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Teen uses worm to boost ratings on

It did little damage but could point to broader vulnerabilities, says a security expert

By Eric Lai
October 17, 2005 12:00 PM ET

Computerworld - Using a self-propagating worm that exploits a scripting vulnerability common to most dynamic Web sites, a Los Angeles teenager made himself the most popular member of community Web site earlier this month. While the attack caused little damage, the technique could be used to destroy Web site data or steal private information -- even from enterprise users behind protected networks, according to an security services firm.
The unknown 19-year-old, who used the name "Samy," put a small bit of code in his user profile on MySpace, a 32-million-member site, most of whom are under age 30. Whenever Samy's profile was viewed, the code was executed in the background, adding Samy to the viewer's list of friends and writing at the bottom of their profile, "... and Samy is my hero."
"This is an attack on the users of the Web site, using the Web site itself," said Jeremiah Grossman, chief technical officer at Santa Clara, Calif.-based WhiteHat Security Inc.
The worm spread by copying itself into each user's profile. Because of MySpace's popularity -- it had 9.5 billion page views in September, making it the fourth most popular site on the Web, according to comScore Media Metrix -- the worm spread quickly. On his Web site, Samy wrote that he released the worm just after midnight on Oct. 4. Thirteen hours later, he had added more than 2,500 "friends" and received another 6,400 automated requests to become friends from other users.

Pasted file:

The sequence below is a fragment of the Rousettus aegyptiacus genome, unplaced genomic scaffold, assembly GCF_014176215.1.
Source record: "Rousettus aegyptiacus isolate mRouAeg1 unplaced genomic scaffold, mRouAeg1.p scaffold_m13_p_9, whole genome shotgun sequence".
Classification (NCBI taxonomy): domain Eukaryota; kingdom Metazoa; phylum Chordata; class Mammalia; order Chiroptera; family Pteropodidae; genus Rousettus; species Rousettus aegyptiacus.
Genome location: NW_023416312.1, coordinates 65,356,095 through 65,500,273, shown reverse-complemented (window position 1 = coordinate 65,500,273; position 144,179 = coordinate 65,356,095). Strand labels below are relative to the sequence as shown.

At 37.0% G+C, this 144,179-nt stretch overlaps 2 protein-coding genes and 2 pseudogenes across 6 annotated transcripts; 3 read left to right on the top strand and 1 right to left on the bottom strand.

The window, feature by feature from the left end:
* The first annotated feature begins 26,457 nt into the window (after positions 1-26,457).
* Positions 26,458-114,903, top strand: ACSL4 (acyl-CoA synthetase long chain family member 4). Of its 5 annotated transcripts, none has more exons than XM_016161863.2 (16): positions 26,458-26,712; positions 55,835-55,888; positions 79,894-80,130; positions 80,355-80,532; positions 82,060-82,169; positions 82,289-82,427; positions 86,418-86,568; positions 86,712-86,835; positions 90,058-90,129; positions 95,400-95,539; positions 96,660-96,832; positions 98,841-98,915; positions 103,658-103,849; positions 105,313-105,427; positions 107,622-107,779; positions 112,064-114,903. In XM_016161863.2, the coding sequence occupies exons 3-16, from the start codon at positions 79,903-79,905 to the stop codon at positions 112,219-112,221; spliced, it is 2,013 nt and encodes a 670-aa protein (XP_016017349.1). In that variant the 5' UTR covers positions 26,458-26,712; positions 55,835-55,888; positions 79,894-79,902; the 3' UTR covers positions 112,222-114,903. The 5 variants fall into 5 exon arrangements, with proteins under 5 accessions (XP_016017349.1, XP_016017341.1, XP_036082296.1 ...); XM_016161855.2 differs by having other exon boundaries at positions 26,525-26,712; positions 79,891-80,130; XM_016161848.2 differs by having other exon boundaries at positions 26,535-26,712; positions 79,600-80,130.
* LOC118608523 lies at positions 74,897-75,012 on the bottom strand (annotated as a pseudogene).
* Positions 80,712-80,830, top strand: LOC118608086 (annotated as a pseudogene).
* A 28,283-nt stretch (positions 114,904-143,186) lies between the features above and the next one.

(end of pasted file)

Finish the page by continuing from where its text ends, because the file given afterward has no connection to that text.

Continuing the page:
"It didn't take a rocket or computer scientist to figure out that it would be exponential, I just had no idea it would proliferate so quickly," Samy said in an e-mail interview posted Friday at Google Blogoscoped. "When I saw 200 friend requests after the first 8 hours, I was surprised. After 2,000 a few hours later, I was worried. Once it hit 200,000 in another few hours, I wasn't sure what to do but to enjoy whatever freedom I had left, so I went to Chipotle and ordered myself a burrito. I went home and it had hit 1,000,000."
Samy also received hundreds of messages from angry MySpace users. He wasn't contacted by officials from Los Angeles-based MySpace, though his account was deleted. MySpace was purchased in July by Rupert Murdoch's News Corp. for $580 million. MySpace didn't return requests to comment.
The attack depended on a long-known but little-protected vulnerability called cross-site scripting (XSS). XSS arises because many Web sites -- apart from static sites that use only simple HTML code -- are dynamic, allowing users to manipulate Web site source

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